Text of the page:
24. Church Mutual and Calvary also discovered that the actual cost of the work was much less than the Appraisal Award. Skyyguard retained New Line Roofing to complete the roof replacement work, including code upgrades, for hundreds of thousands of dollars less than what was indicated on the Appraisal Award and submitted to Church Mutual. New Line Roofing completed all roof replacement work, including the purported ‘code upgrades’ for a total of $764,114.78. (Citations omitted)

While these facts alleged in the motion are stipulated, it should be pointed out that I have no idea whether the facts are true or not or the circumstances giving rise to the policyholder and insurer agreeing to these facts. However, assuming the facts are true, there are some lessons raised that appraisers should consider.

First, prior involvement with a loss before an appraisal is demanded is often a fact that disqualifies many from becoming an appraiser for the loss in many jurisdictions. Not disclosing the prior involvement will certainly be an issue in Colorado.

Second, the fact that the roofing contractor believed that the appraiser was working on a contingent fee and the appraiser was not keeping contemporaneous and accurate billing time records is suspect. Appraisers and umpires should be meticulous regarding their billing and activities during the appraisal, setting forth work on a line-by-line basis which is factually accurate.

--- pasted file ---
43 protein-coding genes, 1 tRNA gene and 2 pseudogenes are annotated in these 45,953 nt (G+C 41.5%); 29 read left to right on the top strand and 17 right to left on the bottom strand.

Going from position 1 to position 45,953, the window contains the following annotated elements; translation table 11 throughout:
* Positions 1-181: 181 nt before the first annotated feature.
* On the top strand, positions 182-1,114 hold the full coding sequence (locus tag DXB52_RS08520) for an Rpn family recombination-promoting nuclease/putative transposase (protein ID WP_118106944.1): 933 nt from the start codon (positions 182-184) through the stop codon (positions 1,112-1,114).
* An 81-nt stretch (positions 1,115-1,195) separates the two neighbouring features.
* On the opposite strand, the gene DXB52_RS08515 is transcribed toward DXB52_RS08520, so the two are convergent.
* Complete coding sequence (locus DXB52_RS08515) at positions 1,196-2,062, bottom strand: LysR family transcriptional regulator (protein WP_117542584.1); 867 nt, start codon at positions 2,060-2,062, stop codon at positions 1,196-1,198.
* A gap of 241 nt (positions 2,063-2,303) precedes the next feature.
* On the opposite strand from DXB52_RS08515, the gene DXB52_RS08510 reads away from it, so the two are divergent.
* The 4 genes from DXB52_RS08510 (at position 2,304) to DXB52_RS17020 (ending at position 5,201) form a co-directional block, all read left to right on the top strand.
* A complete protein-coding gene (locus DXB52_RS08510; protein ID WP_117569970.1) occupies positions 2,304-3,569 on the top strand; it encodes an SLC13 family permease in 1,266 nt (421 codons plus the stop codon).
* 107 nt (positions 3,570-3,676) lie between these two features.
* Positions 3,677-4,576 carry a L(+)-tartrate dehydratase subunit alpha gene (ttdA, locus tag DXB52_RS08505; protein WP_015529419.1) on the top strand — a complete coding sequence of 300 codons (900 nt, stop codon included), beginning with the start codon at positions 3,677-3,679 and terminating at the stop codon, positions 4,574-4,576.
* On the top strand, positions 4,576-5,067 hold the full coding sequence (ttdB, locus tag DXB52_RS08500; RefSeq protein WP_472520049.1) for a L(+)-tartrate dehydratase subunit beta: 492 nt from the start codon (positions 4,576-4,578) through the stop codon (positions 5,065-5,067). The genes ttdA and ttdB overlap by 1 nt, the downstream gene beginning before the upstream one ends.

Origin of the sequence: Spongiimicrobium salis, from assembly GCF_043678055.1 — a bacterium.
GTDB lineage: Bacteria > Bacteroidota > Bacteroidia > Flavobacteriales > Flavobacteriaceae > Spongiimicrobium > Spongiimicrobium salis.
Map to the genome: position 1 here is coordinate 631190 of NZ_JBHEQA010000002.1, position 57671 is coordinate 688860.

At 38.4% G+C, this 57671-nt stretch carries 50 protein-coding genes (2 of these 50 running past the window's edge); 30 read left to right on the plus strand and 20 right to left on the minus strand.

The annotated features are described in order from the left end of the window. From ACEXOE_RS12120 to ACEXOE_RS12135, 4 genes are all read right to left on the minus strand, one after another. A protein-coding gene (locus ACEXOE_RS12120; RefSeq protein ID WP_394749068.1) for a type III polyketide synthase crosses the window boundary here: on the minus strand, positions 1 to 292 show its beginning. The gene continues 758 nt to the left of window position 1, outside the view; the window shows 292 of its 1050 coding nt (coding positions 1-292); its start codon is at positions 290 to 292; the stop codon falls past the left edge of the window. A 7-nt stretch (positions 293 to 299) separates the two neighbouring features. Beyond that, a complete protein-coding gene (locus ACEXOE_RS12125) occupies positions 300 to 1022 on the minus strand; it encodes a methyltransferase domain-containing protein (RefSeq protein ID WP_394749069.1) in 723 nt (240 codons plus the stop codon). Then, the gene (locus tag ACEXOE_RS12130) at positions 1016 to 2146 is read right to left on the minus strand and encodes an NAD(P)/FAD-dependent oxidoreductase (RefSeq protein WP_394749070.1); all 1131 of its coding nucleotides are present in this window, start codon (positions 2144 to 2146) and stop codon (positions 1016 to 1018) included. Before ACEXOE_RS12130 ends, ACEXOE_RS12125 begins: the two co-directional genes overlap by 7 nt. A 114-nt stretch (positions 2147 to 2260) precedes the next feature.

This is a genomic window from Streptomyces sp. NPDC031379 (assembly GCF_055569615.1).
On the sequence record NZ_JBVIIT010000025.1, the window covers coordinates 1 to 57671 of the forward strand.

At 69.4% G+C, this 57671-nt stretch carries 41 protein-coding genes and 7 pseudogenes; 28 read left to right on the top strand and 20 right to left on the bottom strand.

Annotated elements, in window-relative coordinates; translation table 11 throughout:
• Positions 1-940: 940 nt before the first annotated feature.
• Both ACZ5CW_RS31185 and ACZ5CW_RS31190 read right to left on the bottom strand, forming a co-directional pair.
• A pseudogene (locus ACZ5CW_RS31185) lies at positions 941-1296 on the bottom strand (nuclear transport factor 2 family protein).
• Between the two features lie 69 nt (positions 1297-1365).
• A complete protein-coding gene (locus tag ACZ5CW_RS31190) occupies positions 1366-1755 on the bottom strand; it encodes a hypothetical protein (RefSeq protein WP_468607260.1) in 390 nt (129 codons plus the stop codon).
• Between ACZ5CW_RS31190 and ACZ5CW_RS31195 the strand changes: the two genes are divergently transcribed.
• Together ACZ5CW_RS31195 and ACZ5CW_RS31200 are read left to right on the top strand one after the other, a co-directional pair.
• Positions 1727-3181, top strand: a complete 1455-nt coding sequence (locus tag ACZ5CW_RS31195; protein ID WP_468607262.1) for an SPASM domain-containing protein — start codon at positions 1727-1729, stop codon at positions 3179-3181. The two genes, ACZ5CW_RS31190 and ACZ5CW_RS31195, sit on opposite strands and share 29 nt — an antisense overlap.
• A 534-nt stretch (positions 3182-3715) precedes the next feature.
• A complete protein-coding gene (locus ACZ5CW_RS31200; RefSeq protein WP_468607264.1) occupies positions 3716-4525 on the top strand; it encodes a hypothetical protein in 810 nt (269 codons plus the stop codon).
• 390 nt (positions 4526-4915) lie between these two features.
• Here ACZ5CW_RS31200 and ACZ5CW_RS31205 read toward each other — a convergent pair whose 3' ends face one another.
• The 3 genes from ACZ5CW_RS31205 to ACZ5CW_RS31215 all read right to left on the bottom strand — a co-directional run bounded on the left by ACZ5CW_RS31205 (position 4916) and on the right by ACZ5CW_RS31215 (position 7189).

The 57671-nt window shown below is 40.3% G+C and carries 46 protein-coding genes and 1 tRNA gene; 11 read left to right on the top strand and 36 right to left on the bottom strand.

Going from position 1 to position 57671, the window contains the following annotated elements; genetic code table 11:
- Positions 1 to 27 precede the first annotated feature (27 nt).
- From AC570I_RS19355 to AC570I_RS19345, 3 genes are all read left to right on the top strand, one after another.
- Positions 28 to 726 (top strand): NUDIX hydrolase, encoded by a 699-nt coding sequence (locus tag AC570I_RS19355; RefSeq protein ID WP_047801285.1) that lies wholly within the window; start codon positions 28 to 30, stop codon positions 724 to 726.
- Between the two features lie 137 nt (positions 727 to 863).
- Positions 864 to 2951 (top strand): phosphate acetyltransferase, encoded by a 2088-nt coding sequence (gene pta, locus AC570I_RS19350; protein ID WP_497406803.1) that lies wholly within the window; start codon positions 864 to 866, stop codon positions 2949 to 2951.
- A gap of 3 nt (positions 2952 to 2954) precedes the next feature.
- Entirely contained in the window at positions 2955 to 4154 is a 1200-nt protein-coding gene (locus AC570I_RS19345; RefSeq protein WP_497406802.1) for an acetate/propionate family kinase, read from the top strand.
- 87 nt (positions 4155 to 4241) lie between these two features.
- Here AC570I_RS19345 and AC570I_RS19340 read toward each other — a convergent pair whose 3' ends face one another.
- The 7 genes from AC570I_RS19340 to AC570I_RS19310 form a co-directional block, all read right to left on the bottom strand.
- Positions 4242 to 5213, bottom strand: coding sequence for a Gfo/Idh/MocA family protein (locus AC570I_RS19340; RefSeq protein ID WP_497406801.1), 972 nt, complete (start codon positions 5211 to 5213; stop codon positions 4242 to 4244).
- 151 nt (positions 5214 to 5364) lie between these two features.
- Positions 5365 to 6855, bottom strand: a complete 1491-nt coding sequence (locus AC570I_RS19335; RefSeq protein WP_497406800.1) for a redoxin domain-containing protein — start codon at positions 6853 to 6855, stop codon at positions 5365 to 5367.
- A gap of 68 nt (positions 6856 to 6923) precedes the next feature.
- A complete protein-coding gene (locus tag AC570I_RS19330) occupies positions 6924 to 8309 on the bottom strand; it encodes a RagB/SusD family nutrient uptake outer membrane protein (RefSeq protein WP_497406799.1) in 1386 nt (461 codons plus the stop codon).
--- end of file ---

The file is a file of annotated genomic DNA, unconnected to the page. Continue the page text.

Third, there was no attempt by the appraiser to determine if the storm actually caused the damage. Colorado law allows appraisers to make this determination and if it is an issue, the appraisers should be doing something to make a determination of causation rather than simply assuming the damage seen was caused by a particular storm.

Fourth, the prior involvement of the appraiser was to suggest to the policyholder to demand appraisal. Appraisers are supposed to be appointed after a demand for appraisal is made—not suggesting options of litigation versus appraisal for a policyholder.

Finally, all appraisers and umpires being asked for disclosures should be very conservative and make certain even remote facts of an inquiry are disclosed. This is especially true in Colorado.

The case is still pending, and the roofing company has not filed its response to this motion. But it is very unusual for a policyholder and insurer to stipulate to these facts, which, at first blush, appear to set forth a number of reasons for the appraisal award to be vacated.

Thought For The Day

If you tell the truth, you don’t have to remember anything.
—Mark Twain

1 Calvary Baptist Church of Denver v. Church Mut. Ins. Co., No. 1:21-cv-01723 (D. Colo. [Motion filed June 10, 2024]).
2 Id. at *5.